Vital Signs

Rockefeller Center

On a rainy July afternoon I stood on the Promenade at Rockefeller Plaza and beheld Prometheus unbound. There he was, his golden self sprawled against the wall of the erstwhile skating rink (in summer it is transformed into an outdoor cafe), holding the flame in his right hand, his gift to mankind. Above him is a most fitting inscription provided by Aeschylus: "Prometheus, teacher in every art, brought the fire that hath proved to mortals a means to mighty ends."

Suddenly, a deranged man (or prophet) walked by, muttering how Prometheus was really Lucifer in shining disguise—and mine eyes beheld a glory which quickly faded. Golden Prometheus began to look sinister, with a mocking expression upon his beautiful face, which put me in mind of the gilded figures so often seen in the degenerate, cruel, and opulent fetes associated with the ancien regime during the so-called Age of Reason. The fire in his hand was Reason—the cynical, critical, destructive sort—and he was about to bestow it upon mankind, so men could be as gods. It was the advent of a perverted Pentecost, with a fiery orb plucked and hurled from the Tree of Knowledge and Life.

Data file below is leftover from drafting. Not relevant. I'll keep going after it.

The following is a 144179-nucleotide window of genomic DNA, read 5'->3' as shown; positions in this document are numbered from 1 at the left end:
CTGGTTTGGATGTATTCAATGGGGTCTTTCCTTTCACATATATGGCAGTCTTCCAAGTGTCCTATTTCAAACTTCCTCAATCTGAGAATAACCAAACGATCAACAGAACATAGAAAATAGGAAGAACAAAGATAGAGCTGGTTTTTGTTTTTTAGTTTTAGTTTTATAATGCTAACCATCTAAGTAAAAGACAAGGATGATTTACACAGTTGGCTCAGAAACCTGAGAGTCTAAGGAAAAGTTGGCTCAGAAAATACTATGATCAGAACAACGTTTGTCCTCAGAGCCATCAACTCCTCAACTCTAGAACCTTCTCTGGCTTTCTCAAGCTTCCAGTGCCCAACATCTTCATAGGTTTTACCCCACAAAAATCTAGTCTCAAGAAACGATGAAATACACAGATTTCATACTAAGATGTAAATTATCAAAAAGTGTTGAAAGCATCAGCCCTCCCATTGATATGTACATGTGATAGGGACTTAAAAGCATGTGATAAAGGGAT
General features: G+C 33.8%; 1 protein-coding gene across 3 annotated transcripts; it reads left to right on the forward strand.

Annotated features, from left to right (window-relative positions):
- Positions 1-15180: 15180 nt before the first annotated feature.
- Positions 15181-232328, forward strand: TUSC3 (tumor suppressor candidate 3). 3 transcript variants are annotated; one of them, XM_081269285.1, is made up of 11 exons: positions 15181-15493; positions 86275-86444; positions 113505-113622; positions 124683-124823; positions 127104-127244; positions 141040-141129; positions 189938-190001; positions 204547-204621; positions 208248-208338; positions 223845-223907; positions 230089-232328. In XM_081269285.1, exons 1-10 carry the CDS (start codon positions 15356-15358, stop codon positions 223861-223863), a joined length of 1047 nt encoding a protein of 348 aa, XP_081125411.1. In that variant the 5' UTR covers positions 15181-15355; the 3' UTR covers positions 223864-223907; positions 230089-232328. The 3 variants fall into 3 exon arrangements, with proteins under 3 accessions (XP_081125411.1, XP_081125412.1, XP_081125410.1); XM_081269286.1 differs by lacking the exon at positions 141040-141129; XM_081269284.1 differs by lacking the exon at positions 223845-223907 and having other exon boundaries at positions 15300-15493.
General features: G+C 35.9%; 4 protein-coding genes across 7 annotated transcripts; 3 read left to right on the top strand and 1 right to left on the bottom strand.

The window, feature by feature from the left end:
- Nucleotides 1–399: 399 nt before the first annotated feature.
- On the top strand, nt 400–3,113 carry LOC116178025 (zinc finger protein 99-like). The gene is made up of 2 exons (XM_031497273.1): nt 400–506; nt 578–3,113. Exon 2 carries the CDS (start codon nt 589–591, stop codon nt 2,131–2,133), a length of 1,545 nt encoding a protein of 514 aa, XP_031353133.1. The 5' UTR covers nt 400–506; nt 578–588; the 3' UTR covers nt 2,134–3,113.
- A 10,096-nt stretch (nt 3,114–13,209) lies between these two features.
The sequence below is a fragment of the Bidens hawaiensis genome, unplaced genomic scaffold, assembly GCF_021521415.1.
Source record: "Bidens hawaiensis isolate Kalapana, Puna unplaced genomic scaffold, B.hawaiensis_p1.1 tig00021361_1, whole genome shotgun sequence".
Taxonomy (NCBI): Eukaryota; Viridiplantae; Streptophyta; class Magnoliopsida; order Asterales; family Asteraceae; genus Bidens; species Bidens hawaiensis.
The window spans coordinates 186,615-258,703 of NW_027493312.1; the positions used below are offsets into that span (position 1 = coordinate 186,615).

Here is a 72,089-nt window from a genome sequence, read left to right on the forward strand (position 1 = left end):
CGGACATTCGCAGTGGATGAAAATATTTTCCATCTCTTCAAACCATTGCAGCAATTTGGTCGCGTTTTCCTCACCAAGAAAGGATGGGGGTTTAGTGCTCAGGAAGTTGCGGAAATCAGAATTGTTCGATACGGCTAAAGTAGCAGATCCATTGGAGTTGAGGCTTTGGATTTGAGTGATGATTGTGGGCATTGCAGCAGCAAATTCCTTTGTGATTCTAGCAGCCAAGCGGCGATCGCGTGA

Appropriately enough, Prometheus and a host of other seemingly benevolent characters adorn the walls of the buildings and structures comprising Rockefeller Center, a site familiar to most Americans and tourists at large. It is no mere coincidence that this...

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